By allowing ads to appear on this site, you support the local businesses who, in turn, support great journalism.
Ice Cream for Jesus gets council approval
Placeholder Image
Ice Cream for Jesus is coming to a neighborhood near you.

The Manteca City Council on a 4-1 vote Tuesday with Councilman John Harris dissenting granted Olivia Lopez Grajeda a conditional use permit to hawk ice cream from a van on Manteca streets.

Ice Cream for Jesus is the name of her business.

The matter went to the city council after Grajeda appealed a decision by Police Chief Dave Bricker to reject her request for a vendor’s license. The police chief is required under city law to reject applicants who have a criminal record that seek to secure permits for everything from massage therapists to ice cream vendors.

In Grajeda’s case she had a previous conviction for possession of controlled substances and drug paraphernalia as well as a conviction for possession of stolen property. She has also been convicted of providing false identification to a police officer. The court in the case of the drug-related convictions has agreed to essentially set them aside once she completes a certificate of rehabilitation that takes five years to obtain based  in part on staying clean and being a productive citizen.

The vendor approval is conditioned on Grajeda providing the city with proof that she had obtained a certificate of rehabilitation within 12 months.

Grajeda is a Manteca resident who already has a permit to operate an ice cream truck in Tracy. That city does not require a criminal background check prior to the issuance of a solicitor’s permit.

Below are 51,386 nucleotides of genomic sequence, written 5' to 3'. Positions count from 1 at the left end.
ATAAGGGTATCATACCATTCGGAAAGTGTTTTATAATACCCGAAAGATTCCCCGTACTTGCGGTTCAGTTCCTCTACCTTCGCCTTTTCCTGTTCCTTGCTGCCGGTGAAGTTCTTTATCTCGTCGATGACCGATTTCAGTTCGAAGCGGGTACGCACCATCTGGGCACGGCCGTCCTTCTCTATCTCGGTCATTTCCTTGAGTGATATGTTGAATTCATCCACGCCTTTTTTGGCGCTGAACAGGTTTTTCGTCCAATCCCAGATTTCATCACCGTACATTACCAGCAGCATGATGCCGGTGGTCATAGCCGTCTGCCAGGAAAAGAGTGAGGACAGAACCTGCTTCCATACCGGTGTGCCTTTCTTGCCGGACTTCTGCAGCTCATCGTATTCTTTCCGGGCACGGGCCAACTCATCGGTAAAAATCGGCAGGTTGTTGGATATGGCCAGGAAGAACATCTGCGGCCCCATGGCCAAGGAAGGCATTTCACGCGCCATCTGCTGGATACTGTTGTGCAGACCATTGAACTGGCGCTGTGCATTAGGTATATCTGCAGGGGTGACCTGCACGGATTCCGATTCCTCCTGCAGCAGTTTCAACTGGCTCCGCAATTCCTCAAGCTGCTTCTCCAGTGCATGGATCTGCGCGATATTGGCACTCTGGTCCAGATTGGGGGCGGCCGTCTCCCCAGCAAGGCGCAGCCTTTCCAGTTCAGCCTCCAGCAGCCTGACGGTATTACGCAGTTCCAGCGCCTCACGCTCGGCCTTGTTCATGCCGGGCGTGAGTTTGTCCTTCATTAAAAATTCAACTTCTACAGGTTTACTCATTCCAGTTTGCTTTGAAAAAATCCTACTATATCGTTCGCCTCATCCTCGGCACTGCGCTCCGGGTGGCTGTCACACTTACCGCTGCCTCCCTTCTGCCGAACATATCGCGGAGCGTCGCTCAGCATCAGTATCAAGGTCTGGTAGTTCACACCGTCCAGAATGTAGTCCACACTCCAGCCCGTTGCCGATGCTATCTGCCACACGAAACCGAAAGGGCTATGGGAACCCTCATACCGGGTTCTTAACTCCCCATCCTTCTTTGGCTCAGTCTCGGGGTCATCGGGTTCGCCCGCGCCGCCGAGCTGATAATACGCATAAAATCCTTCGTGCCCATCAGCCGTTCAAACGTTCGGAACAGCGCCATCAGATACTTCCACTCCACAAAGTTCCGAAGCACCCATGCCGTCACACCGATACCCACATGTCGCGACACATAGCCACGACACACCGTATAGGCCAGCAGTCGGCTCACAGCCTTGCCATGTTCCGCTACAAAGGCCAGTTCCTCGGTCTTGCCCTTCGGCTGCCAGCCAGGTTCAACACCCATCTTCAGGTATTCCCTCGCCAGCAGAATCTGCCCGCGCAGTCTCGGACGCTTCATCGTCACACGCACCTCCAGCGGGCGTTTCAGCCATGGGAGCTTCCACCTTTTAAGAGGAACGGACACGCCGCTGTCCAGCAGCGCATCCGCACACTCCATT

Grajeda has worked in the juvenile detention center until one fateful day - the use of meth offered by a “friend” - started her life in a downward spiral that ended up with her losing her job, being kidnapped, brought on depression, ruined relationships with her family, and cost her friends. She said she instantly became addicted.

“I made a mistake, “Grajeda told the council.

She even voluntarily offered to submit to monthly drug tests should the council approve her request. The council did not take her up on her offer on the drug tests.

Since her arrest Grajeda has reversed course. She has completed a degree in criminal justice and has dedicated her life to warning others - especially youth - of the dangers of meth and drug use.

That is why she intends to use her ice cream business where feasible to educate youth about the dangers of drugs.

While driving the streets of Manteca she won’t pass on anti-drug information unless asked about it. She believes the signs on her van - including “meth destroys, God restores - will prompt inquiries. Grajeda is hopeful though that her ice cream van used at church and community functions such as the Crossroads Street Fair will encourage an open dialogue especially since she intends to have various anti-meth and anti-drug material available at such times.

Ironically, she was delayed in getting her ice cream van rolling in Tracy when suspected meth users ripped off her catalytic converter, damaged windows breaking in and also stole candy and ice cream from the van.

Councilman John Harris, a probation officer for 32 years, was adamant that Grajeda fulfill her court obligation first by obtaining the certificate of rehabilitation before the city issued her permit. Councilman Vince Hernandez initially agreed noting he had some concern with kids being educated about drugs without their knowledge although Grajeda explained that would not happen.

Councilman Steve DeBrum and Councilwoman Debby Moorhead had no issue with Grajeda’s request and appeared willing to approve it outright.

Moorhead noted that she was well aware of the devastating impact of meth on people.

DeBrum noted that people “in Hollywood get second and third chances” for drug abuse in the criminal justice system and felt Grajeda was more than deserving of a second chance.

Mayor Willie Weatherford, a former Manteca police chief, noted that in order to stay clean and productive that people needed a source of legal, steady income.

It was his suggestion to go forward with a conditional use permit that got the majority of the council including Hernandez to go along.